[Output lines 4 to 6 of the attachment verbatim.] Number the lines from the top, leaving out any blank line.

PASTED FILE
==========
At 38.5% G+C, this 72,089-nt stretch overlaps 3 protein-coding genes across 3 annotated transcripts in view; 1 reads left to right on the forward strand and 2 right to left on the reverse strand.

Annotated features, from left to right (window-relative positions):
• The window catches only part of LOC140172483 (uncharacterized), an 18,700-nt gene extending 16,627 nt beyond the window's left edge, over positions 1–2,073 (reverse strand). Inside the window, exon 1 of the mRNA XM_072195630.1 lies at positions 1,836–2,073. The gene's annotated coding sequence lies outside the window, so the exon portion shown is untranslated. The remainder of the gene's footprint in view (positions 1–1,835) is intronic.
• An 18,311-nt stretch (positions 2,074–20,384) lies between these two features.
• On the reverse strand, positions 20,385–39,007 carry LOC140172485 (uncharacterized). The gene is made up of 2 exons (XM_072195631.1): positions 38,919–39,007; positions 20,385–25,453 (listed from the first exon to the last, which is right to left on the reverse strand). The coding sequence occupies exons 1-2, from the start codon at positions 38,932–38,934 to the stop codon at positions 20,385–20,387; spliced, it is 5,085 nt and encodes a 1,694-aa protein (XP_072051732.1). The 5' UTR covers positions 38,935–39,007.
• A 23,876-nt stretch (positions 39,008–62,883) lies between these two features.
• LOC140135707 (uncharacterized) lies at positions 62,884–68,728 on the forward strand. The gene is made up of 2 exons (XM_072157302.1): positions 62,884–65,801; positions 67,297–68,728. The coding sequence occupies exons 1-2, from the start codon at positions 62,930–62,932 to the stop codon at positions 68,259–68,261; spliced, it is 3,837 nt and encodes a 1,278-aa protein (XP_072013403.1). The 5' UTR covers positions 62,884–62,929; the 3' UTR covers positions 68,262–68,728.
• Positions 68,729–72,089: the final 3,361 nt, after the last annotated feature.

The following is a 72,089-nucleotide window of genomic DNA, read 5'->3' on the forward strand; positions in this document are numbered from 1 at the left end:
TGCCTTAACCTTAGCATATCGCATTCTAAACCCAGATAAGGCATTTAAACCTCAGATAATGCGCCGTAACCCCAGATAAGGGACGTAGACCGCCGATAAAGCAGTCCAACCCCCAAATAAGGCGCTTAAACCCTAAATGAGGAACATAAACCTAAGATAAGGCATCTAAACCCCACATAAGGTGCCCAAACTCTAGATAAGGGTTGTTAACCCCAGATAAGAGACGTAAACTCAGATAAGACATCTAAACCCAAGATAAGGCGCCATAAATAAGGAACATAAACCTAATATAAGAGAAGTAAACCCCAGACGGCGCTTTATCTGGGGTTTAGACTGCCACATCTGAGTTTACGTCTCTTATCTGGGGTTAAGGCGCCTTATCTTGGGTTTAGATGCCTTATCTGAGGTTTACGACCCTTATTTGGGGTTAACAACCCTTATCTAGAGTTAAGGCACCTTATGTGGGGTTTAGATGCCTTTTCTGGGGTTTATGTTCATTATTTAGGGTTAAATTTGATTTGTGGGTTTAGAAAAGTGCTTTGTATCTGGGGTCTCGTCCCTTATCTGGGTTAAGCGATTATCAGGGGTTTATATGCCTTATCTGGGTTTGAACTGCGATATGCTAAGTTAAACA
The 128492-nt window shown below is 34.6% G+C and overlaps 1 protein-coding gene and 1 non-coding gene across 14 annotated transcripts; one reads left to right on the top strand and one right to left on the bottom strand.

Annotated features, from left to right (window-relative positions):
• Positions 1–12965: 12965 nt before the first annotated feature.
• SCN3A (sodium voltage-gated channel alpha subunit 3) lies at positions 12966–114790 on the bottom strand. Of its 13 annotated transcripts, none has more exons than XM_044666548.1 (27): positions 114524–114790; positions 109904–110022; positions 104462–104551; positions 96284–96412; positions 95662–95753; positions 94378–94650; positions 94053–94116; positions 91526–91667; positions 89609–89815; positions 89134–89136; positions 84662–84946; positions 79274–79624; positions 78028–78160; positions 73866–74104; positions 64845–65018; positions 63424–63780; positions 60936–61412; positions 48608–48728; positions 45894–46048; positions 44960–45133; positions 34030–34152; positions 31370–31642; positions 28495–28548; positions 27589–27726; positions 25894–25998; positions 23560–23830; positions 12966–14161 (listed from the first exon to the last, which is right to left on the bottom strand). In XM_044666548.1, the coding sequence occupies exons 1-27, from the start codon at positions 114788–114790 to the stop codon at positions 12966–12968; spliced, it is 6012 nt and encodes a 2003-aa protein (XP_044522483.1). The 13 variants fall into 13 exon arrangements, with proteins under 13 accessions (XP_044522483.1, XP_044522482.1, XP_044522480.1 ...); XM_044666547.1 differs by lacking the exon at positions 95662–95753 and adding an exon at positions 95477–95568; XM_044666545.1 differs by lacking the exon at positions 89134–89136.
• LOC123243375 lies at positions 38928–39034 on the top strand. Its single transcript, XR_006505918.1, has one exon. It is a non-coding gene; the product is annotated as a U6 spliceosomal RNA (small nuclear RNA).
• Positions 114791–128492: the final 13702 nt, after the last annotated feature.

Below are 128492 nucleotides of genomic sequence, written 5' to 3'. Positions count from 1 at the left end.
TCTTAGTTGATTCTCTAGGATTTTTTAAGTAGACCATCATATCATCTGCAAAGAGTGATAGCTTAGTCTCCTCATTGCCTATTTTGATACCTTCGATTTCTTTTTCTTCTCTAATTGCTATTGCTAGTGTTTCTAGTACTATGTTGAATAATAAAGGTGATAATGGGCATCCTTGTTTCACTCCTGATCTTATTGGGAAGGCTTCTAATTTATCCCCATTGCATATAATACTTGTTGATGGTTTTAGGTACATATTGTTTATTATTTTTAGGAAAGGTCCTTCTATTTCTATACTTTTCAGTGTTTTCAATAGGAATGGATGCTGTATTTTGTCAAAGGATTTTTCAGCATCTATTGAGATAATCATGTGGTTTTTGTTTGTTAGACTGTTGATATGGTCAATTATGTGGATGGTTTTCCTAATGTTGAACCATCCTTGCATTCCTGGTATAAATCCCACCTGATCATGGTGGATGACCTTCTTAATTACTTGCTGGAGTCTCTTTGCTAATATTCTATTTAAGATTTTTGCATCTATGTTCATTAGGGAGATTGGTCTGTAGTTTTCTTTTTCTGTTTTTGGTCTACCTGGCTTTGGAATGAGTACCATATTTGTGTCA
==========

• An 18,311-nt stretch (positions 2,074–20,384) lies between these two features.
• On the reverse strand, positions 20,385–39,007 carry LOC140172485 (uncharacterized). The gene is made up of 2 exons (XM_072195631.1): positions 38,919–39,007; positions 20,385–25,453 (listed from the first exon to the last, which is right to left on the reverse strand). The coding sequence occupies exons 1-2, from the start codon at positions 38,932–38,934 to the stop codon at positions 20,385–20,387; spliced, it is 5,085 nt and encodes a 1,694-aa protein (XP_072051732.1). The 5' UTR covers positions 38,935–39,007.
• A 23,876-nt stretch (positions 39,008–62,883) lies between these two features.